FIG. 10 is a graph illustrating exemplary positions of the wiper position versus the sump depth for some embodiments of this invention.

As will be appreciated by those of reasonable skill in the art, there are numerous embodiments to this invention, and variations of elements and components which may be used, all within the scope of this invention.

In one embodiment for example, a continuous casting mold coolant wiper control system is provided which includes a continuous casting mold with a mold cavity configured to produce a castpart; a castpart wiper support structure mounted relativeto the mold cavity; a castpart wiper configured to conform around an outer surface of the castpart to control the flow of coolant away from the outer surface of the castpart, the castpart wiper being movably mounted to the wiper support structure formovement between positions relative to the mold cavity, such that a startup position is provided sufficiently below the casting mold and castpart starting block to avoid mis-directing coolant during a startup phase of the casting, a transition heat-upposition is provided immediately at or below the mold cavity, and a moving second transitory stage position is provided such that the wiper is moved away from the casting mold at a rate determined to result in a predetermined castpart solidificationeffect.

In further embodiments of that described in the preceding paragraph, a continuous casting mold coolant system as recited in the preceding paragraph and further wherein three separate configurations are provided, namely: the first wherein duringthe moving second transitory stage position is away from the mold cavity at a rate approximately equal to movement of the castpart; the second wherein during the moving second transitory stage position is away from the mold cavity at a rate less than arate of movement of the castpart; and the third is wherein during the moving second transitory stage position is away from the mold cavity at a rate greater than a rate of movement of the castpart.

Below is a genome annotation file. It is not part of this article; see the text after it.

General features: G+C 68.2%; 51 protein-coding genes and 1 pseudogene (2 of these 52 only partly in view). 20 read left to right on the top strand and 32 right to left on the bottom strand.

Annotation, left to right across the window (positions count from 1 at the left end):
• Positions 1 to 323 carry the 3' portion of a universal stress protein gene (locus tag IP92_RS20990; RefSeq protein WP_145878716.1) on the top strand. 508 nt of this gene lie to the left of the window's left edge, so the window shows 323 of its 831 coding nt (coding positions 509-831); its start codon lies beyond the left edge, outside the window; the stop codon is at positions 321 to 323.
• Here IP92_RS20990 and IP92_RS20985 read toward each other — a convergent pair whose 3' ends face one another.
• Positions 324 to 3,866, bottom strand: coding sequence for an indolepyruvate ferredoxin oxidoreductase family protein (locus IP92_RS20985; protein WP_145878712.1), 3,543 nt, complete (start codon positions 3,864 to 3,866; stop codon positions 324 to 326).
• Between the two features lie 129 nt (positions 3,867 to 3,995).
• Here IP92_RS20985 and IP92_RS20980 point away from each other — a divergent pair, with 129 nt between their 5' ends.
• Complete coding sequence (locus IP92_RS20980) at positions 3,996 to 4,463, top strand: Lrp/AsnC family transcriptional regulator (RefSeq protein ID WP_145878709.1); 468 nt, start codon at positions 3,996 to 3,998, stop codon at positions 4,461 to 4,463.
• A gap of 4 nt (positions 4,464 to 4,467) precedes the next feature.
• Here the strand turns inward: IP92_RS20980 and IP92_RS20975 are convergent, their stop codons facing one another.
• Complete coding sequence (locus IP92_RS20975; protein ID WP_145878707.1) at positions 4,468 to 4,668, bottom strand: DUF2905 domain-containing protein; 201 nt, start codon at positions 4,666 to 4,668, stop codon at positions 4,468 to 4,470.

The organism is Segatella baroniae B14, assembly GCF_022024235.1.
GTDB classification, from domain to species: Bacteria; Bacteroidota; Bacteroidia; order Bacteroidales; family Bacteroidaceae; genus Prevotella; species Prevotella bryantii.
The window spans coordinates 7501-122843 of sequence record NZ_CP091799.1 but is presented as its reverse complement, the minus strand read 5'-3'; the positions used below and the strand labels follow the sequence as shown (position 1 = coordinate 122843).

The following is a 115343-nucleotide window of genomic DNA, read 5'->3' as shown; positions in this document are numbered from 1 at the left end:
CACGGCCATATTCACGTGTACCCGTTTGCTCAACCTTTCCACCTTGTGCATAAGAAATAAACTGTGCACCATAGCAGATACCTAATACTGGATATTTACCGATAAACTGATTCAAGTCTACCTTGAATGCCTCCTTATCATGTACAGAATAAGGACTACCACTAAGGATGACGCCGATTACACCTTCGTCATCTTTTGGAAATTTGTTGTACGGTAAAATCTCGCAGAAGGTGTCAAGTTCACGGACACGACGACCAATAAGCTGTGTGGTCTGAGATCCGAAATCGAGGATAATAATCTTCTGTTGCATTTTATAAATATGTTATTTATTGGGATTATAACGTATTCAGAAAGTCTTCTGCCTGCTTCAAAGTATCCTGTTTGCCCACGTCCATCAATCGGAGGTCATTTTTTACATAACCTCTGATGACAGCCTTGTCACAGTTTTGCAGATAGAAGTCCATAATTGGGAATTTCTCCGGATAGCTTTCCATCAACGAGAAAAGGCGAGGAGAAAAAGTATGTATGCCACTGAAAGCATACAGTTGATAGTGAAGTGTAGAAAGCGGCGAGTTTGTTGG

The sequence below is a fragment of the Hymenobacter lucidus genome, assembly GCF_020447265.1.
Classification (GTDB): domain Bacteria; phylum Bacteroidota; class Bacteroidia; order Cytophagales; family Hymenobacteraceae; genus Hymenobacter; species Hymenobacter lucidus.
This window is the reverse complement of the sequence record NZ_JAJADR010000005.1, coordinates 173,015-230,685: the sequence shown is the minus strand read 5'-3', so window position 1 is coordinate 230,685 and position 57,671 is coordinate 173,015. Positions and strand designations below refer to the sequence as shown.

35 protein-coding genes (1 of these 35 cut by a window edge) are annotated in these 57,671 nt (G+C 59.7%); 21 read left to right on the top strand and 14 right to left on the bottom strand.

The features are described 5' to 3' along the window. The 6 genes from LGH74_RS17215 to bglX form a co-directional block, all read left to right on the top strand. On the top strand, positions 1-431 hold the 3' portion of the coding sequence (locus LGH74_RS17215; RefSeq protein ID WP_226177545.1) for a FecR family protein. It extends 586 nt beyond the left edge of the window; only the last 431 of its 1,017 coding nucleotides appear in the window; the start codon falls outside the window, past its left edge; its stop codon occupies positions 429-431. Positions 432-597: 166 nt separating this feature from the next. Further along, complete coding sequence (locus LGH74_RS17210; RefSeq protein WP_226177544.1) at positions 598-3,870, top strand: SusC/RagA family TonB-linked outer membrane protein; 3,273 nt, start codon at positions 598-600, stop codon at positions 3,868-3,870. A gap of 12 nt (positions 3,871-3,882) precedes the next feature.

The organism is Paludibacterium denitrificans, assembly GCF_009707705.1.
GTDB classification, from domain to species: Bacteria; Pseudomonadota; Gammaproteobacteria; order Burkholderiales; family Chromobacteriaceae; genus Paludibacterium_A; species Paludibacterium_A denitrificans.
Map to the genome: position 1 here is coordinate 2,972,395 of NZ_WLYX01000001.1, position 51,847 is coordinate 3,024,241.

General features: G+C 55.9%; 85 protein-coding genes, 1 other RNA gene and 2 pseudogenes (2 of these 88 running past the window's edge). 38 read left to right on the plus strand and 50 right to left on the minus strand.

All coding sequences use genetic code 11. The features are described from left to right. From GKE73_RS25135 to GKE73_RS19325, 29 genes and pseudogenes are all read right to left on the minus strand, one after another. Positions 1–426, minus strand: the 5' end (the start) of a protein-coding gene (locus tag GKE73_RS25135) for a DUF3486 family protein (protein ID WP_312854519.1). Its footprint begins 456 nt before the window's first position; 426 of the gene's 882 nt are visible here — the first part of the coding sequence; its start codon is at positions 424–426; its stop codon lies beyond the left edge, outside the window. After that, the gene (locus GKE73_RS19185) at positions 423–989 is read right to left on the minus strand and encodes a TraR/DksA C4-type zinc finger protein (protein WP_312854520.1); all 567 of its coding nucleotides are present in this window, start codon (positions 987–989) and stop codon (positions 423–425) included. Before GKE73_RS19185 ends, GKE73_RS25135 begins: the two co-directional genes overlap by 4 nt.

It will also be appreciated that there are process embodiments of this invention, such as a continuous casting mold coolant wiper control process comprising the following: providing a continuous casting mold with a mold cavity configured to casta castpart; providing a castpart wiper configured to conform around an outer surface of the castpart and thereby direct the flow of coolant away from the outer surface of the castpart; positioning the castpart wiper sufficiently below the casting moldand castpart starting block to avoid mis-directing coolant during a startup phase of the casting; initiating the casting and providing coolant to the casting mold; rapidly moving the castpart wiper to a position immediately at or below the mold cavityduring a transition heat-up phase of the casting; and moving the castpart wiper away from the mold cavity during a second transitory stage of the casting at a rate determined to result in a predetermined castpart solidification effect.

In further embodiments of that described in the preceding paragraph, a continuous casting mold coolant wiper control process as recited in the preceding paragraph and further wherein three separate configurations are provided, namely: the firstwherein during the second transitory stage of the casting, the castpart wiper is moved away from the casting mold at a rate approximately equal to movement of the castpart; the second wherein during the second transitory stage of the casting, thecastpart wiper is moved away from the casting mold at a rate less than the movement of the castpart; and the third wherein during the second transitory stage of the casting, the castpart wiper is moved away from the casting mold at a rate greater thanthe movement of the castpart.

In compliance with the statute, the invention has been described in language more or less specific as to structural and methodical features. It is to be understood, however, that the invention is not limited to the specific features shown anddescribed, since the means herein disclosed comprise preferred forms of putting the invention into effect. The invention is, therefore, claimed in any of its forms or modifications within the proper scope of the appended claims appropriately interpretedin accordance with the doctrine of equivalents.